As food prices rise, the cost of dining out inevitably inches up as well, right? Well, maybe not.
In a poll, Greeks tested highest in all of Europe for mastery of personal financial issues. Here’s what this impossible finding means
Birth rates hit an historic low in America last year. This small number of newborns will hit the workforce in 20 years, just as the last baby boomer reaches full retirement age. The pension math is not pretty.
When the government came down hard on Big Tobacco a decade ago regulators required that a portion of any penalties go toward educating youth on the dangers of smoking. Amid the big bank Libor scandal and a stream of continuing bank fines, regulators now should require that a portion of future bank penalties fund financial education. It’s …
Whatever the budget deal, it probably won’t be able to prevent sluggish growth and the risk of rising inflation.
Taking two weeks to restore power is unconscionable. It’s also part of a troublesome trend of more and longer outages that point up major flaws in our national power grid. How long before we bury the power lines?
With the election upon us and the fiscal cliff looming, tax rates are on a lot of minds–especially retirees and those saving for retirement. A new survey shows how higher rates would curb retirement saving.
No one should anticipate that a “Sandy stimulus” will kick the economy into a higher gear. Even so, Sandy has caused businesses of all shapes and sizes to be exceptionally busy — including a few you wouldn’t expect.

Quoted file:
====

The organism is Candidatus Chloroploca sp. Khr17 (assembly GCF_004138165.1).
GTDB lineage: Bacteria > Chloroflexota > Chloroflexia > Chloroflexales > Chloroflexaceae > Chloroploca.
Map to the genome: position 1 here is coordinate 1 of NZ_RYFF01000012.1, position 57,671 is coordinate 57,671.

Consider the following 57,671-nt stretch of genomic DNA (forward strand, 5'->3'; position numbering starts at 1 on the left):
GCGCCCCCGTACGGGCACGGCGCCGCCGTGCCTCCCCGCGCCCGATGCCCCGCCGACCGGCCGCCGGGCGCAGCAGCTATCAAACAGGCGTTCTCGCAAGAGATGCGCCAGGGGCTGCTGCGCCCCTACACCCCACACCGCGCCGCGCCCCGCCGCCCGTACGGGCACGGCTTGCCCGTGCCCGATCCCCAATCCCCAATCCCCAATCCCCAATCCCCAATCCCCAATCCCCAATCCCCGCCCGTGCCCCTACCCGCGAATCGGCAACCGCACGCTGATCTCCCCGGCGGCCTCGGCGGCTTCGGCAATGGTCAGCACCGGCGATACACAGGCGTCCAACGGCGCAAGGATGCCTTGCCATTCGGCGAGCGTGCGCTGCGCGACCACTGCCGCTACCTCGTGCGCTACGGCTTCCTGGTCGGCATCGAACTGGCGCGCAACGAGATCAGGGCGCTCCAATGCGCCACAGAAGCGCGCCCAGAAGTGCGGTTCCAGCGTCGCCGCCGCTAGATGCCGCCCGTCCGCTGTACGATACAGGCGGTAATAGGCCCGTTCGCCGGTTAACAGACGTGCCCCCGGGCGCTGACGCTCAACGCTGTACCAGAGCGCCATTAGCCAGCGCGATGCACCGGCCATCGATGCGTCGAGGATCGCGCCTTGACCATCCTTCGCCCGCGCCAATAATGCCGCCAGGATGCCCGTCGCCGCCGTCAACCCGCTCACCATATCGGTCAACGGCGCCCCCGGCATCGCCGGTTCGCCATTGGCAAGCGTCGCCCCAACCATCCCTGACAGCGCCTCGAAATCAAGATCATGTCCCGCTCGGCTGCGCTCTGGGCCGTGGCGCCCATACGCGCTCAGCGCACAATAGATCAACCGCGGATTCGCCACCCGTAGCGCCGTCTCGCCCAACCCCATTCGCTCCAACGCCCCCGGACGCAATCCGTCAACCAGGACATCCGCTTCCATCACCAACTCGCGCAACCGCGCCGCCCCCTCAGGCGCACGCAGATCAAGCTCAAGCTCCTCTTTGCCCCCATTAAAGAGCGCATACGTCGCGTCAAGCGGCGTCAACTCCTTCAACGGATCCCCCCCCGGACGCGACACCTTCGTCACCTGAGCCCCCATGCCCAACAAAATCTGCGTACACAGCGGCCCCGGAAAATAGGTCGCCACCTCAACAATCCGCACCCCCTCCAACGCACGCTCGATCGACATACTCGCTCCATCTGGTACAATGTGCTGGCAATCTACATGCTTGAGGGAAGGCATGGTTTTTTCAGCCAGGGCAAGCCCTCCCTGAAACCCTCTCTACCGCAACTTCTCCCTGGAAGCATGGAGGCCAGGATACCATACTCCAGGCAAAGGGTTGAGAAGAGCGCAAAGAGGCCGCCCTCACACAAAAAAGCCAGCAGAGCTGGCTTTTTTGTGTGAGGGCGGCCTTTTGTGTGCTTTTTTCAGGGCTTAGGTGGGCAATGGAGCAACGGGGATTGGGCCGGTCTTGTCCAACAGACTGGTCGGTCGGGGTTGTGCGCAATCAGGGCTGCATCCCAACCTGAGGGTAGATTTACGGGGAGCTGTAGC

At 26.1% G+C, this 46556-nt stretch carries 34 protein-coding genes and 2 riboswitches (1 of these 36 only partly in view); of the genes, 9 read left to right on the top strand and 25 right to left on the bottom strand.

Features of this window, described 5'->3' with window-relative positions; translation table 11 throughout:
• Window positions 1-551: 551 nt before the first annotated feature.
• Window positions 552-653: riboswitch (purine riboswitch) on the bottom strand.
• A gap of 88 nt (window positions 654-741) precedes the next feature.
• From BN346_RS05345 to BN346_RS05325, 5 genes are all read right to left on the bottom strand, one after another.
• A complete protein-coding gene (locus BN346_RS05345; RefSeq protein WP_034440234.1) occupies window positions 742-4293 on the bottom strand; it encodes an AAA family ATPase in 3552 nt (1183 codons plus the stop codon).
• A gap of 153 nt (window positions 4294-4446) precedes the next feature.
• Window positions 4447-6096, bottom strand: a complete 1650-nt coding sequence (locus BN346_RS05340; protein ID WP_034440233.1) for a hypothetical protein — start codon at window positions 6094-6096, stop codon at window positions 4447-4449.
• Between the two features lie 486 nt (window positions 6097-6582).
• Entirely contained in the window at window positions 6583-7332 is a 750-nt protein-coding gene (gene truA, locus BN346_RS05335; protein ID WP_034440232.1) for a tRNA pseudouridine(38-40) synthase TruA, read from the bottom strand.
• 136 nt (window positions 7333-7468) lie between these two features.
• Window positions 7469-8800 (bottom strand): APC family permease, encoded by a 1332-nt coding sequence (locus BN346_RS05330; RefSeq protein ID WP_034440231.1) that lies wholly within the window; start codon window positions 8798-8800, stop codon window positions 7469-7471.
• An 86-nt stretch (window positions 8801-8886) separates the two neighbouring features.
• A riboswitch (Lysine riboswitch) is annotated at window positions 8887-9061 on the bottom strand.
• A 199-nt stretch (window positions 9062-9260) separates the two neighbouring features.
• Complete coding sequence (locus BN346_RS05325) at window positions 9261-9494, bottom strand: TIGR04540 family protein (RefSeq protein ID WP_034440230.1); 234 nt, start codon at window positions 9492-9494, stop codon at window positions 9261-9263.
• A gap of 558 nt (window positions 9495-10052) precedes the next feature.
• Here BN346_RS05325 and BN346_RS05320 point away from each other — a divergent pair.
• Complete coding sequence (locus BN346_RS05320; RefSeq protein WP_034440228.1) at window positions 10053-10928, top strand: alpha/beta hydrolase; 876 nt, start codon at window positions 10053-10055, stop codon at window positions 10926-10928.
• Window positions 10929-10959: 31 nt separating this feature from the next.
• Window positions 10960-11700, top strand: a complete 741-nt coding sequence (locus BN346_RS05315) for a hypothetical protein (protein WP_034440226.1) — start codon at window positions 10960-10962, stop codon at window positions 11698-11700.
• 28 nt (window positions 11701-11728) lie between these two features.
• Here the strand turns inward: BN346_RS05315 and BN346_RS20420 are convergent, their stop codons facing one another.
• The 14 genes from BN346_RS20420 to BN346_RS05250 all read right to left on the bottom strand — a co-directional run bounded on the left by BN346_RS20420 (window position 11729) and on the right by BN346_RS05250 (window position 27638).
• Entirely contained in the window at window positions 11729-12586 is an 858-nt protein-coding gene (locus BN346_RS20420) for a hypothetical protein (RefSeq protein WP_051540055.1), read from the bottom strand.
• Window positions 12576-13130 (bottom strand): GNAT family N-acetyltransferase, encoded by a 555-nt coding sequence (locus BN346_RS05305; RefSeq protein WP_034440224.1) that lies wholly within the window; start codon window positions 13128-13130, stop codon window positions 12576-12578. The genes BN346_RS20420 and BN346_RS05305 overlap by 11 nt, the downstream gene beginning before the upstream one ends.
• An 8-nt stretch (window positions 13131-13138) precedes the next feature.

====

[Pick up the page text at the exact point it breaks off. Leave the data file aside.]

No matter if we’re talking about cereal, cough syrup or batteries, products featuring nationally recognized name brands tend to cost more than their generic store-brand counterparts. But the assumption that higher price means …
Consumers are confident, but corporations aren’t. What will it mean for the markets? And, what does the sex abuse scandal at the BBC tell us about the ability of big institutions to govern themselves? For this and more, tune into this week’s episode of WNYC’s Money Talking, with TIME’s Rana Foroohar and Joe Nocera of The New York Times.
Is the U.S. economy becoming bipolar? That’s what it seems like if you contrast the behavior of consumers versus corporations lately. Individual shoppers have been as bullish as they have been in years. With stocks relatively high, personal finances in better shape, and the housing market in recovery, American consumers have finally …
Government policies that discourage saving are one of the chief reasons that so many Americans fail to put money away regularly.